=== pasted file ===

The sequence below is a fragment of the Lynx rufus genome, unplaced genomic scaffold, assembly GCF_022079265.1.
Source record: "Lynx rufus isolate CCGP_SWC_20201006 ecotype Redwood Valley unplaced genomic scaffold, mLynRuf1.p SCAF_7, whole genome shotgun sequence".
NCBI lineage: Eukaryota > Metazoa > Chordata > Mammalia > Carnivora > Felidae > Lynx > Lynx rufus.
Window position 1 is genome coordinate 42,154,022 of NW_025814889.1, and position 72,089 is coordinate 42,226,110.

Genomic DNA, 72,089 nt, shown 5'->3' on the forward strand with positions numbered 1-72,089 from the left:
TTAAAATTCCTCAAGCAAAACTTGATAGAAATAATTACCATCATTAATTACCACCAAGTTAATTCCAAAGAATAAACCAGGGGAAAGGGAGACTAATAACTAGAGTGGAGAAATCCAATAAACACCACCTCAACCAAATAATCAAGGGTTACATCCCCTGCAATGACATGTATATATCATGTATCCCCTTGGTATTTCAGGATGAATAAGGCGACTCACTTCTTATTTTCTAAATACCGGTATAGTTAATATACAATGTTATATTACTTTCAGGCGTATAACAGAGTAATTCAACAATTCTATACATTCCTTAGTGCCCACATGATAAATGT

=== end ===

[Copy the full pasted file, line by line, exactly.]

The sequence below is a fragment of the Lynx rufus genome, unplaced genomic scaffold, assembly GCF_022079265.1.
Source record: "Lynx rufus isolate CCGP_SWC_20201006 ecotype Redwood Valley unplaced genomic scaffold, mLynRuf1.p SCAF_7, whole genome shotgun sequence".
NCBI lineage: Eukaryota > Metazoa > Chordata > Mammalia > Carnivora > Felidae > Lynx > Lynx rufus.
Window position 1 is genome coordinate 42,154,022 of NW_025814889.1, and position 72,089 is coordinate 42,226,110.

Genomic DNA, 72,089 nt, shown 5'->3' on the forward strand with positions numbered 1-72,089 from the left:
TTAAAATTCCTCAAGCAAAACTTGATAGAAATAATTACCATCATTAATTACCACCAAGTTAATTCCAAAGAATAAACCAGGGGAAAGGGAGACTAATAACTAGAGTGGAGAAATCCAATAAACACCACCTCAACCAAATAATCAAGGGTTACATCCCCTGCAATGACATGTATATATCATGTATCCCCTTGGTATTTCAGGATGAATAAGGCGACTCACTTCTTATTTTCTAAATACCGGTATAGTTAATATACAATGTTATATTACTTTCAGGCGTATAACAGAGTAATTCAACAATTCTATACATTCCTTAGTGCCCACATGATAAATGT